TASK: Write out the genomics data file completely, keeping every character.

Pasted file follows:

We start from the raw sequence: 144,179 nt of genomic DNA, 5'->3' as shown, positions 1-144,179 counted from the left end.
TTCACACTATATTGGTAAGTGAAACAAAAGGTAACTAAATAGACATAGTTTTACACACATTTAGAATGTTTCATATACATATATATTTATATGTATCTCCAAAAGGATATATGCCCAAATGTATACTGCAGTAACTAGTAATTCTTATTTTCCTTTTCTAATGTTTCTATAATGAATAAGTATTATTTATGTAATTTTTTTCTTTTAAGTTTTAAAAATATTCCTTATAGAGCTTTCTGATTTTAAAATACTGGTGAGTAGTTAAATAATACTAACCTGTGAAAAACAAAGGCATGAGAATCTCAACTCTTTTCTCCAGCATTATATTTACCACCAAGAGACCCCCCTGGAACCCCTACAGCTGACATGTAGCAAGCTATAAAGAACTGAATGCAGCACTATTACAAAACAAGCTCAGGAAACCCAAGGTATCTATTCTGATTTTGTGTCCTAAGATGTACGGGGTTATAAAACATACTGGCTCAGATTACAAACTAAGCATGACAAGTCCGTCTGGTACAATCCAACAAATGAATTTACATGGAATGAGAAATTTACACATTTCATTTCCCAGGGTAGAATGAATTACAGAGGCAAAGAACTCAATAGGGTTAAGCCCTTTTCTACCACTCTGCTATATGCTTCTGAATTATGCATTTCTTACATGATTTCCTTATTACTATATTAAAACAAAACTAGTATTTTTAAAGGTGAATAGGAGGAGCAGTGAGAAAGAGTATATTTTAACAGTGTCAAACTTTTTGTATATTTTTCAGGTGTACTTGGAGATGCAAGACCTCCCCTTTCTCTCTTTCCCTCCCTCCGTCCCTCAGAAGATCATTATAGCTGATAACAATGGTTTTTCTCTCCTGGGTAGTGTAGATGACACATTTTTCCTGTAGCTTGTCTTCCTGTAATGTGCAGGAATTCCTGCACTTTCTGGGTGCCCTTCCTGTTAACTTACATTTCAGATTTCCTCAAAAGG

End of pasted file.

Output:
We start from the raw sequence: 144,179 nt of genomic DNA, 5'->3' as shown, positions 1-144,179 counted from the left end.
TTCACACTATATTGGTAAGTGAAACAAAAGGTAACTAAATAGACATAGTTTTACACACATTTAGAATGTTTCATATACATATATATTTATATGTATCTCCAAAAGGATATATGCCCAAATGTATACTGCAGTAACTAGTAATTCTTATTTTCCTTTTCTAATGTTTCTATAATGAATAAGTATTATTTATGTAATTTTTTTCTTTTAAGTTTTAAAAATATTCCTTATAGAGCTTTCTGATTTTAAAATACTGGTGAGTAGTTAAATAATACTAACCTGTGAAAAACAAAGGCATGAGAATCTCAACTCTTTTCTCCAGCATTATATTTACCACCAAGAGACCCCCCTGGAACCCCTACAGCTGACATGTAGCAAGCTATAAAGAACTGAATGCAGCACTATTACAAAACAAGCTCAGGAAACCCAAGGTATCTATTCTGATTTTGTGTCCTAAGATGTACGGGGTTATAAAACATACTGGCTCAGATTACAAACTAAGCATGACAAGTCCGTCTGGTACAATCCAACAAATGAATTTACATGGAATGAGAAATTTACACATTTCATTTCCCAGGGTAGAATGAATTACAGAGGCAAAGAACTCAATAGGGTTAAGCCCTTTTCTACCACTCTGCTATATGCTTCTGAATTATGCATTTCTTACATGATTTCCTTATTACTATATTAAAACAAAACTAGTATTTTTAAAGGTGAATAGGAGGAGCAGTGAGAAAGAGTATATTTTAACAGTGTCAAACTTTTTGTATATTTTTCAGGTGTACTTGGAGATGCAAGACCTCCCCTTTCTCTCTTTCCCTCCCTCCGTCCCTCAGAAGATCATTATAGCTGATAACAATGGTTTTTCTCTCCTGGGTAGTGTAGATGACACATTTTTCCTGTAGCTTGTCTTCCTGTAATGTGCAGGAATTCCTGCACTTTCTGGGTGCCCTTCCTGTTAACTTACATTTCAGATTTCCTCAAAAGG